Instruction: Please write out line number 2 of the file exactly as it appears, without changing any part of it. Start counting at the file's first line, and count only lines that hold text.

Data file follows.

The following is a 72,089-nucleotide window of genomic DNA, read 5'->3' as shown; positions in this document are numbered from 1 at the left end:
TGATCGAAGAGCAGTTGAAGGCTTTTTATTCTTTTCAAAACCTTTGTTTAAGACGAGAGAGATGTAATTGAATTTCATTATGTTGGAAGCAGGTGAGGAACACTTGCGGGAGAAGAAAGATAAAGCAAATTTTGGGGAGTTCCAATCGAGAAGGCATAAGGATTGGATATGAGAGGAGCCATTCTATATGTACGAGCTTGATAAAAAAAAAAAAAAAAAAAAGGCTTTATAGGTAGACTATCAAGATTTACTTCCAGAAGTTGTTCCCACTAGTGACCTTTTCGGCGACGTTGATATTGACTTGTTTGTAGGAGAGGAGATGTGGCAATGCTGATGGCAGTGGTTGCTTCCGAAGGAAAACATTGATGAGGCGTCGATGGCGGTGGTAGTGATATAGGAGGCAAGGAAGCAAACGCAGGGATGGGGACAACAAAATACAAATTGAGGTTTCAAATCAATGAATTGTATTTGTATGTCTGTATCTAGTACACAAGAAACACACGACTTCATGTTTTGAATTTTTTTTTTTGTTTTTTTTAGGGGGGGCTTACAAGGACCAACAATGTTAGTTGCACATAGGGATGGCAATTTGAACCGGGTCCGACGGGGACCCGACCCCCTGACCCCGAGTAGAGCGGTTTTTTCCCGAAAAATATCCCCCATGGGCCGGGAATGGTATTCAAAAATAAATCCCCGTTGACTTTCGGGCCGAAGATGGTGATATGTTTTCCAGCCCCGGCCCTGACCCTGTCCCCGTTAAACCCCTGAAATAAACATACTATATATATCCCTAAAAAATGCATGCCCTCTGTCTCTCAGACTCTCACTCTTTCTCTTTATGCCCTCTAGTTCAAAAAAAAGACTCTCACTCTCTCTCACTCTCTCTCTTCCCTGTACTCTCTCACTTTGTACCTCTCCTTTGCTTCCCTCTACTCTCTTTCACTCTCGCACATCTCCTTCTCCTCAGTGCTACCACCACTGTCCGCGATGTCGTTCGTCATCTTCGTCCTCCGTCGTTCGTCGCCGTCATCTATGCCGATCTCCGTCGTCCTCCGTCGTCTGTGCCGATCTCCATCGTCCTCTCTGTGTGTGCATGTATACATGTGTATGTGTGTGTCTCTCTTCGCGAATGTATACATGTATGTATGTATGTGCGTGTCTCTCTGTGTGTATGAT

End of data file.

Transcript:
TGATCGAAGAGCAGTTGAAGGCTTTTTATTCTTTTCAAAACCTTTGTTTAAGACGAGAGAGATGTAATTGAATTTCATTATGTTGGAAGCAGGTGAGGAACACTTGCGGGAGAAGAAAGATAAAGCAAATTTTGGGGAGTTCCAATCGAGAAGGCATAAGGATTGGATATGAGAGGAGCCATTCTATATGTACGAGCTTGATAAAAAAAAAAAAAAAAAAAAGGCTTTATAGGTAGACTATCAAGATTTACTTCCAGAAGTTGTTCCCACTAGTGACCTTTTCGGCGACGTTGATATTGACTTGTTTGTAGGAGAGGAGATGTGGCAATGCTGATGGCAGTGGTTGCTTCCGAAGGAAAACATTGATGAGGCGTCGATGGCGGTGGTAGTGATATAGGAGGCAAGGAAGCAAACGCAGGGATGGGGACAACAAAATACAAATTGAGGTTTCAAATCAATGAATTGTATTTGTATGTCTGTATCTAGTACACAAGAAACACACGACTTCATGTTTTGAATTTTTTTTTTTGTTTTTTTTAGGGGGGGCTTACAAGGACCAACAATGTTAGTTGCACATAGGGATGGCAATTTGAACCGGGTCCGACGGGGACCCGACCCCCTGACCCCGAGTAGAGCGGTTTTTTCCCGAAAAATATCCCCCATGGGCCGGGAATGGTATTCAAAAATAAATCCCCGTTGACTTTCGGGCCGAAGATGGTGATATGTTTTCCAGCCCCGGCCCTGACCCTGTCCCCGTTAAACCCCTGAAATAAACATACTATATATATCCCTAAAAAATGCATGCCCTCTGTCTCTCAGACTCTCACTCTTTCTCTTTATGCCCTCTAGTTCAAAAAAAAGACTCTCACTCTCTCTCACTCTCTCTCTTCCCTGTACTCTCTCACTTTGTACCTCTCCTTTGCTTCCCTCTACTCTCTTTCACTCTCGCACATCTCCTTCTCCTCAGTGCTACCACCACTGTCCGCGATGTCGTTCGTCATCTTCGTCCTCCGTCGTTCGTCGCCGTCATCTATGCCGATCTCCGTCGTCCTCCGTCGTCTGTGCCGATCTCCATCGTCCTCTCTGTGTGTGCATGTATACATGTGTATGTGTGTGTCTCTCTTCGCGAATGTATACATGTATGTATGTATGTGCGTGTCTCTCTGTGTGTATGAT